An ELT Glossary : Glottal Stops/Plosives

A glottal stop (also called a glottal plosive) is formed by briefly closing the vocal cords (the glottis) allowing air to build up behind them and then releasing it. It is not a phoneme of English (ie never makes a meaning difference) but is frequent  in connected speech. It occurs, for example, in the expression uh-oh, between the two syllables.

The IPA (International Phonetic Association) symbol for the glottal stop is [ʔ].

The glottal stop is also a common allophone of the unvoiced alveolar plosive /t/, particularly in certain varieties of English such as London ("Cockney") and Estuary English. However, it is a "normal" feature of pronunciation in certain contexts, and used in all varieties. It may also act as an allophone of /p/ and /k/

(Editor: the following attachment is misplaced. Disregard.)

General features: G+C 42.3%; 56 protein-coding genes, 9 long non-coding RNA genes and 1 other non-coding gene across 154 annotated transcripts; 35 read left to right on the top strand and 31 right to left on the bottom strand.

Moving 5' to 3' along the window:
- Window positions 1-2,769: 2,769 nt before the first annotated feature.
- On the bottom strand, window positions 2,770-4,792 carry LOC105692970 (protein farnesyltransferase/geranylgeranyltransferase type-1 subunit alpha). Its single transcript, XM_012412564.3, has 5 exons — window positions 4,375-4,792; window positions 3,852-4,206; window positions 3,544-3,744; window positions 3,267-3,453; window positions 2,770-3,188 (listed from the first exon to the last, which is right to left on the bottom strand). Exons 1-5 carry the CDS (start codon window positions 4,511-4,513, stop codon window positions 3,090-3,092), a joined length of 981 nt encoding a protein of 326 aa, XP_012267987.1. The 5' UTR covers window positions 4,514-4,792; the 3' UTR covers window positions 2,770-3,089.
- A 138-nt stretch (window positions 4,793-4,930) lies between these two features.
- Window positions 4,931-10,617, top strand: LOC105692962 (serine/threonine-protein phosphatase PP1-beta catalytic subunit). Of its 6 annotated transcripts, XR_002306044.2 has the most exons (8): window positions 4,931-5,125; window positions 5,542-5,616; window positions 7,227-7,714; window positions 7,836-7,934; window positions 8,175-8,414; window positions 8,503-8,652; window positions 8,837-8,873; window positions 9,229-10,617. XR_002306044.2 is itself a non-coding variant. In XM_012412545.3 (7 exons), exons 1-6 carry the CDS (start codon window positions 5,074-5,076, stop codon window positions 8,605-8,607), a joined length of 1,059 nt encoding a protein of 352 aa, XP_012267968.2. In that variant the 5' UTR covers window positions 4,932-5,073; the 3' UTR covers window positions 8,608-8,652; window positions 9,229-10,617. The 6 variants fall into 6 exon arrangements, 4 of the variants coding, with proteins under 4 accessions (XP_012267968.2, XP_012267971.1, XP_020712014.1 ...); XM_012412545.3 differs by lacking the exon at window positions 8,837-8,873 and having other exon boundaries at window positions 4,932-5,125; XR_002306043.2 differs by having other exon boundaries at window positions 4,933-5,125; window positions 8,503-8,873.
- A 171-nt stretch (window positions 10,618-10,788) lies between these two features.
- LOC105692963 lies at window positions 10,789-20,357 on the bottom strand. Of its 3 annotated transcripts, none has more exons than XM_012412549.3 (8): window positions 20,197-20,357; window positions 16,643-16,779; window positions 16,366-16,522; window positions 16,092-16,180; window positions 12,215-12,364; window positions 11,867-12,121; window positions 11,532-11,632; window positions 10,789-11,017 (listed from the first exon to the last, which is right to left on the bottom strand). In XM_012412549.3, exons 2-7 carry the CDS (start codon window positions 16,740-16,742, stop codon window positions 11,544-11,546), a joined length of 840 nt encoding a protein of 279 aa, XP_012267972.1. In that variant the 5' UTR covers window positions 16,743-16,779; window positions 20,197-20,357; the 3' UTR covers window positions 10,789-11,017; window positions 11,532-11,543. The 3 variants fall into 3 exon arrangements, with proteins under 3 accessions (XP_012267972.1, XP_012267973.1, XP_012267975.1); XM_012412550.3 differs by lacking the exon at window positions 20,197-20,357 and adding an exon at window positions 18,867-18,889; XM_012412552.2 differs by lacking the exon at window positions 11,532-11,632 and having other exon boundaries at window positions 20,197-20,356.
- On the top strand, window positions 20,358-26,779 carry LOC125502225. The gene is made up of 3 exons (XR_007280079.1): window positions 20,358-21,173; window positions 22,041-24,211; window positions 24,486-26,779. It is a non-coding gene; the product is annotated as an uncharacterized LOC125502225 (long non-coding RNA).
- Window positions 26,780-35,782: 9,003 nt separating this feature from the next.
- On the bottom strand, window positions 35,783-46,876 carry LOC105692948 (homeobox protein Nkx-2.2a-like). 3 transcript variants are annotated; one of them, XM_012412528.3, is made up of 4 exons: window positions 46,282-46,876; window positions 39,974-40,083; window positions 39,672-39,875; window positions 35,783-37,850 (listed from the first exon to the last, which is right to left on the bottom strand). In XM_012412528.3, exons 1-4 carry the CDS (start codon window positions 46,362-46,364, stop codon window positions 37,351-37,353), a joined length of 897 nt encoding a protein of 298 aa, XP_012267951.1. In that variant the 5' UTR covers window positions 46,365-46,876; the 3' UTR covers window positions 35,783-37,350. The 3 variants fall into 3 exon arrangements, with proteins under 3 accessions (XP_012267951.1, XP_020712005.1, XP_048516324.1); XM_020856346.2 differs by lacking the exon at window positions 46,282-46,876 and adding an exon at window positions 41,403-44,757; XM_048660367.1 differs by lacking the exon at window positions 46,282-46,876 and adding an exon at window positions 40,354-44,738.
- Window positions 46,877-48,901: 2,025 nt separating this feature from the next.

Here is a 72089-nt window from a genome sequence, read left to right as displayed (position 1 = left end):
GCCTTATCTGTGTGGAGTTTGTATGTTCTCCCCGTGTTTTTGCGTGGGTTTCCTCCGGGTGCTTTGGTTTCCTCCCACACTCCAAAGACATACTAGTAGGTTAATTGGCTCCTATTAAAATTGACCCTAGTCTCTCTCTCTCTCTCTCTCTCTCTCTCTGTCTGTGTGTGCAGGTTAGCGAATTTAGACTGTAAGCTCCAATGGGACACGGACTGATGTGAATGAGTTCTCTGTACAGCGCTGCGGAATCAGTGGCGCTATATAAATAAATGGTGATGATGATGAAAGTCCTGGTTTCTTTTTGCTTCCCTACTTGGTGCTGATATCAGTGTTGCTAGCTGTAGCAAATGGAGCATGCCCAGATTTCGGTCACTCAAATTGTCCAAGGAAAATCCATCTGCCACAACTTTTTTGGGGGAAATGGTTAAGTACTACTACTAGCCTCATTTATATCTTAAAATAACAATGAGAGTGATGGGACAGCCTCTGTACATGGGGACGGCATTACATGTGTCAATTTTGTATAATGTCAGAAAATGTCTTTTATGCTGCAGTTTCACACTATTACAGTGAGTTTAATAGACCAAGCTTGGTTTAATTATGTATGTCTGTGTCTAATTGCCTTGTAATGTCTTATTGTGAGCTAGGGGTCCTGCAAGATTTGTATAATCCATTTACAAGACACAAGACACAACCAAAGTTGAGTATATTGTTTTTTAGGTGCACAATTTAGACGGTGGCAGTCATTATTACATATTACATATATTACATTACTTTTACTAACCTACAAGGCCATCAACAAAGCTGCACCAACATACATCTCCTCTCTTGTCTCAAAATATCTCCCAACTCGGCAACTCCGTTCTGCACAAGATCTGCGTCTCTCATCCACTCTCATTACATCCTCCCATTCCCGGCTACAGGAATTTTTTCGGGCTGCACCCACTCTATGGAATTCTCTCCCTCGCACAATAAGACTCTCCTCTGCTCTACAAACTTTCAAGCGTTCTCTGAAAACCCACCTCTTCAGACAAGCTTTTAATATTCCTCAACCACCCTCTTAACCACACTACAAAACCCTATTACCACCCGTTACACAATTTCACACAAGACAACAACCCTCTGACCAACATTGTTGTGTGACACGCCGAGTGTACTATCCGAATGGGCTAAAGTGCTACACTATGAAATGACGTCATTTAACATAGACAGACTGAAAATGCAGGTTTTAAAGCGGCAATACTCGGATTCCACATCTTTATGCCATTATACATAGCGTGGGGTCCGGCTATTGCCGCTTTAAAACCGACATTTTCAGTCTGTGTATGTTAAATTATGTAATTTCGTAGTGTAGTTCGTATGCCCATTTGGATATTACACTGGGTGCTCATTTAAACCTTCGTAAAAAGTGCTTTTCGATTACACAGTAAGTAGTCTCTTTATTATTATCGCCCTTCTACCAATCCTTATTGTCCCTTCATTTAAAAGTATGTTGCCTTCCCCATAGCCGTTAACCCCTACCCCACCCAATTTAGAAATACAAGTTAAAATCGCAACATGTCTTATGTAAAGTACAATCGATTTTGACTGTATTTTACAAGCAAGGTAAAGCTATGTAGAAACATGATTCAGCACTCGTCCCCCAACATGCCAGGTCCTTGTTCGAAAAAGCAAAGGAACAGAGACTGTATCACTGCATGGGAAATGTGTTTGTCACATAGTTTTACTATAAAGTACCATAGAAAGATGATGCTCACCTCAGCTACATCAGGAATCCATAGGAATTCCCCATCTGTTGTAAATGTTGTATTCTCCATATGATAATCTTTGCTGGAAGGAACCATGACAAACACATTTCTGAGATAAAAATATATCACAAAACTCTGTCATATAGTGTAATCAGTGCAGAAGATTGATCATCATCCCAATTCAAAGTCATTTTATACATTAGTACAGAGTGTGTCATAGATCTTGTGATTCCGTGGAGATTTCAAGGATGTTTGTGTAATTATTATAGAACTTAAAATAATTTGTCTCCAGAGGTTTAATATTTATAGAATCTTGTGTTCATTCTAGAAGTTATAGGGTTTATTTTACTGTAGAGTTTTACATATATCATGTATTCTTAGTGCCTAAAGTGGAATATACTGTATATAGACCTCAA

If you're not sure what it sounds like you can hear it here 

Further Reading

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